monday: 7-day heart monitor
Next morning and the shower is tricky. I have to wash/shower in such a way that I don’t get the pads attached to my body wet. There’s one each side near my armpits, so an extra layer of under-arm deodorant will have to suffice for today until I can work out how to wash under my arms without soaking the pads. In the worse case I have a few spare pads, but I don’t want to start replacing those during the early morning rush.
Once disconnected the monitor chirps like a hungry chick waiting for its mother. By the time I get out of the shower it’s silent; I check the display to make sure I haven’t killed it. Annie has already left for work. She helped me disconnect the electrodes – but it didn’t occur to me that I might need help reconnecting them. I need my glasses and the mirror; I eventually manage it, remembering to get the colours the right way round.
I’m given a diary to record any unusual events or activities that might explain any change in heart rate or rhythm. It’s the final week of the Tour de France and I’m expecting a spike around 4.30pm on Sunday afternoon.
tuesday: lung function test
If you’ve read the post dated 4th May 2010 (Knock and take a seat) you’ll know the drill. The only difference this time is that I’m in a glass booth/shower cubicle and I can’t see the computer screen. The blowing and sucking are more or less the same.
And I’m convinced that all clinical physiologists attend the same ‘how to encourage your patient’ course. I keep expecting to get a sweetie if I do really well. Which I don’t particularly. It seems much harder this time. As I do the forced exhale I can feel my stomach churning. He keeps shouting me on, but there is nothing more to come. I am spent.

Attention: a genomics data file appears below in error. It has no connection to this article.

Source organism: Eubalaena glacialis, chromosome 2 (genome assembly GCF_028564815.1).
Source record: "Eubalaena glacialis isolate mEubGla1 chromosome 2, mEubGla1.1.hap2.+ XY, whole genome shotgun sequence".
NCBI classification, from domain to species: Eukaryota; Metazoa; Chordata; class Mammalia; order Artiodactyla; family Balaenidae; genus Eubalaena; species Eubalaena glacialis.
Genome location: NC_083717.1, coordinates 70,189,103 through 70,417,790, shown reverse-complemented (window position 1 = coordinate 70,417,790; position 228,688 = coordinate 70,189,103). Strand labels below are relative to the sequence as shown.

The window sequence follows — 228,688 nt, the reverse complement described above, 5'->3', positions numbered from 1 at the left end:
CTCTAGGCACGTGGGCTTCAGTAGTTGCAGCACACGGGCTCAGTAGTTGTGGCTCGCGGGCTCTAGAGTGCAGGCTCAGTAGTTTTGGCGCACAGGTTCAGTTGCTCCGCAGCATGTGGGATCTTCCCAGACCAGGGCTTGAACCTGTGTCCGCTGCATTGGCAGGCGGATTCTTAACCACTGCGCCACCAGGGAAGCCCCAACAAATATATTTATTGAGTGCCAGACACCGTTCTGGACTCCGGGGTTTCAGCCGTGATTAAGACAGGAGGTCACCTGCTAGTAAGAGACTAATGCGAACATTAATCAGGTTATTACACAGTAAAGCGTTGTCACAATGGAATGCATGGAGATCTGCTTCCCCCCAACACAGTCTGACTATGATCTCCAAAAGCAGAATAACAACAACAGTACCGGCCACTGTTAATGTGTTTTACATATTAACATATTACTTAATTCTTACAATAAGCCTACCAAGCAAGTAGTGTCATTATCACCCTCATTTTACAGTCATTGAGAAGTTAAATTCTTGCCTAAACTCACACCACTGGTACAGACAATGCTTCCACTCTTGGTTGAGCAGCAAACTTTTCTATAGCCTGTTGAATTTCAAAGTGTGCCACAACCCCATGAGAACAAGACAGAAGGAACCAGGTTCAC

Then the usual questions; do you smoke? Have you ever smoked? Been exposed to asbestos? Chronic bronchitis? Heart attack? I answer ‘no’ to every single question. Given the coughing outside in the waiting room, that’s probably a first. He’s a little puzzled; I explain about the lung surgery and radiotherapy, which were not in his notes. He wishes me luck; “the results will be with your consultant on Thursday”.
thursday: thoracic consultant
“What would you like to hear?” “That the cancer has not returned”. “There is no evidence to suggest that the cancer has returned”.
I look at Annie. She wants to cry. “There is evidence of scaring on the lungs (I know, I can hear it at night) but it is most likely caused by the Radiotherapy”. Smiles all round. He is as pleased as us and seems relieved at not having to break bad news. Fibrosis now seems like a walk in the park.
Pulmonary Fibrosis is a progressive disease; “it will not get better, the best we can hope is that it will stabilise.” Annie asks what we can do to stop it progressing; “Exercise”. Other ways to put the brakes on include a good balanced diet (√), not smoking (√) and a flu jab each year. Oh and stay away from people with colds and chest infections. Annie asks if there is any limit on what I can do – I’m concerned at this because there’s a mad glint in her eye. He smiles and answers “No …”. I see a cloud above her head – press-ups, squats and unspeakable practices involving a ‘balance ball’. It’s a little known fact that modern exercise routines were actually invented during the Spanish Inquisition. “…. but listen to your body”.
He talks us through the results of the lung function tests. It’s all very complicated and he reduces it to three numbers, or rather, percentages. A normal healthy adult would expect to score more than 85%. I scored 60%, which is the same as someone with moderate pulmonary disease. This is due to the combined effects of surgery and radiotherapy. He crunches the numbers again to take account of the missing section of lung and comes up with a score of 80% (a result expected of someone with mild pulmonary disease). The difference then, between that figure and ‘normal’, is down to radiotherapy. I wonder, for a moment, if I should have opted for chemotherapy instead. But it was not on offer.
He declines to prescribe steroids, which is the most common treatment because I’m reasonably fit and healthy compared with most people he sees and the side effects can be unpleasant. I’m relieved – we’ll do it the natural way. It’s only when we’re in the car that I think of other questions to ask; like why was there a difference between the February and April X-rays? What does it mean?
It’s been a pretty grim four weeks. It’s been particularly tough on Annie worrying about me and her youngest, Dan, as he returns from his 6-month pub-crawl trek around South East Asia. She keeps smiling. We get through it.
There’s that old saying –‘what doesn’t kill us makes us stronger’ – but, I have to ask, what for exactly?